She is not a very wealthy person, and is married to a clerk. Mathilde is very unhappy with her life, and wishes she could have more luxuries. The author says : She dressed plainly because she could not dress well, but she was as unhappy as though she had really fallen from her proper station, since with women there is neither caste nor rank: and beauty, grace, and charm act instead of family and birth. Natural fitness, instinct for what is elegant, suppleness of wit are the sole hierarchy, and make from women of the people the equals of the very greatest ladies. (Guy De Maupassant 160) Mathilde is completely materialistic and ungrateful for her blessings.
The Necklace Guy De Maupassant The author Guy De Maupassant ,in his story “The Neckalce”, has described beautifully how greed and deception can turn one’s life upside down. It has mainly depicted the uncertainty of human life Mathilda, a character built with rage, jealousy, dissatisfied with life but blessed with utmost physical beauty, had the constant pain of not having the lavish life like other pretty women. She thought of it as a mistake of destiny and blamed her fate. Although she had a loving husband, a comfortable home she was not content with it. Her desiration for wealth, status has jeopardized her life but in the end, it managed to put her into realization that wealth and beauty is not the source of true happiness.
Self-absorption is creates the misplacement her priorities. Having the most in materials, being the envy of every woman, and the attraction of every man, are her objectives for life. As for her dissatisfied disposition, she is missing the wonderful life that she has and even when her middle class life is gone, she still does not look back fondly at the memories, which is all she now has from her former life. Most importantly, she continues to miss the love and care her husband gives her and continues to resent her parents for not having first class connections and having to settle in marring her husband, Mr. Loisel, because he is not a rich, well-known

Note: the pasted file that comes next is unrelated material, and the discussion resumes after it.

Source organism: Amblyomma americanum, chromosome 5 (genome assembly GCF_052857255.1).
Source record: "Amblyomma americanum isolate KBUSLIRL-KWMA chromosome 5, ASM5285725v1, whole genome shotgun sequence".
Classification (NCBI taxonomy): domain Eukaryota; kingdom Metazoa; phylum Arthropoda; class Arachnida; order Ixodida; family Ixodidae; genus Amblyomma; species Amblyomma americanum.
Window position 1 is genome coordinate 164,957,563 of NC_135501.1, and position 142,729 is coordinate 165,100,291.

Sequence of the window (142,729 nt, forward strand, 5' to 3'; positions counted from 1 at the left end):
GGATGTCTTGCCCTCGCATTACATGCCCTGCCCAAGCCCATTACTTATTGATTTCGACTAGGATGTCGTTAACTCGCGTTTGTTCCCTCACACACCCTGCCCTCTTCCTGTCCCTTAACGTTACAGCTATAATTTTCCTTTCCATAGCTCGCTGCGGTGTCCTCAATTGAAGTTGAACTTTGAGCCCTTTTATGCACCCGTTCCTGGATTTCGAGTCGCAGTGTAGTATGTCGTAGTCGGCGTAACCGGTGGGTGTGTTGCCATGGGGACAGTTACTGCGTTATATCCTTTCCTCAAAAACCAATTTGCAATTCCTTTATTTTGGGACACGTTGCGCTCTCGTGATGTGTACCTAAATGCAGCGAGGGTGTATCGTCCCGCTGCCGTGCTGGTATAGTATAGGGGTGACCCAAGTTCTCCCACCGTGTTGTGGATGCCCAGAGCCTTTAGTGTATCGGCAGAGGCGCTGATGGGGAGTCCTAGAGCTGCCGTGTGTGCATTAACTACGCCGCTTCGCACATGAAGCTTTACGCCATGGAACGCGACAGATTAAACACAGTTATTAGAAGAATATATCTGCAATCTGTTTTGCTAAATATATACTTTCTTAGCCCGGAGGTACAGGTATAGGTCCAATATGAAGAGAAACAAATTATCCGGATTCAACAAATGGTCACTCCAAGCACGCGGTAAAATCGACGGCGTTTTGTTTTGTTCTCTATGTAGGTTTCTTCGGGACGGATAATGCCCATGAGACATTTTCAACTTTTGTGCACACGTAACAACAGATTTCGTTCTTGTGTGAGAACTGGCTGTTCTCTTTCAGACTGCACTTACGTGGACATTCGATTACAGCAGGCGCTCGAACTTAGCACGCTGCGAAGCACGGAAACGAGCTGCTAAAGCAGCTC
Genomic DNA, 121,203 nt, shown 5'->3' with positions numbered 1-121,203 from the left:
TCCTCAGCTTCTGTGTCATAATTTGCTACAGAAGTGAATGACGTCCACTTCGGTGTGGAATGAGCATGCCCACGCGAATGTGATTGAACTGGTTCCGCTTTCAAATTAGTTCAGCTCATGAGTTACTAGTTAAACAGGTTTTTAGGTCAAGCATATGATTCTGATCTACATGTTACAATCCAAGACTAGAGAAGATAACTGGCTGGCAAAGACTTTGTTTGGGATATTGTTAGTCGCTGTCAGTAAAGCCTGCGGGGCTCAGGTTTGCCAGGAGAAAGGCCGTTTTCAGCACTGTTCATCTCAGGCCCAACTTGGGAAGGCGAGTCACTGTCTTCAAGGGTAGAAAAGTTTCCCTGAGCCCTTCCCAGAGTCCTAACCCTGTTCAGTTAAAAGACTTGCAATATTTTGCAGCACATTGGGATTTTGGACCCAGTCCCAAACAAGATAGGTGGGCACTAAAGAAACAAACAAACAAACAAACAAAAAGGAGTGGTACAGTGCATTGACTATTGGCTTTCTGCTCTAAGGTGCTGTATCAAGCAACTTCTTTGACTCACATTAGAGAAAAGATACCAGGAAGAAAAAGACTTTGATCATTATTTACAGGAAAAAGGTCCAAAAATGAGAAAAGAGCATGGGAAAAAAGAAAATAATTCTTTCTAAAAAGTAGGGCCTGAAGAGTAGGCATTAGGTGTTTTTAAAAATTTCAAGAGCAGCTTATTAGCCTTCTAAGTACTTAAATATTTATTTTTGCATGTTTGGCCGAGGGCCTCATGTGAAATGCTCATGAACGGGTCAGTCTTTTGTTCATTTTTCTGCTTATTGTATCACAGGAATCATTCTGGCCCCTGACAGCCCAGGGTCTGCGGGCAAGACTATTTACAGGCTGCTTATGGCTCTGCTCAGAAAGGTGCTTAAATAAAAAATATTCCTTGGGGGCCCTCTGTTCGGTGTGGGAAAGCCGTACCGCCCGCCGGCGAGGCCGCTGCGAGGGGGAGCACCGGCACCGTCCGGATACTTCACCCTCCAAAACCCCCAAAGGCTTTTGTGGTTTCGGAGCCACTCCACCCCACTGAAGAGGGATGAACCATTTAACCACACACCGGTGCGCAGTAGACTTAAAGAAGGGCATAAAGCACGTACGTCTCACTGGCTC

She had no dowry, no prospects, no way of getting known, courted, loved, married by a rich and distinguished man. She finally settled for a marriage with a minor clerk in the Ministry of Education (Maupassant 5)." She was a very simple person, but she did not have the money to dress with very expensive clothes. Her husband did not have the social status or job to give her the types of things she wanted like expensive clothes and jewelry. She felt depressed every time she would go over to her friend, Mrs. Forrestier's, house because she had a very nice home and wore expensive clothing with very impressive jewelry.
The only way Mathilde Loisel can be satisfied with herself and be content is by having expensive objects in her possession. Unfortunately for her she does not have the opportunity or the availability to buy luxurious items for self and becomes frustrated. Without the things that she desires she can not feel happy about how she is living and can not appreciate what she has. Her strong need for the expensive things makes her sad and sorrowful because she lives a normal life with her husband. Attending to typical housewife duties like cooking and cleaning, when she rather be wearing lavish clothes and fancy jewelry.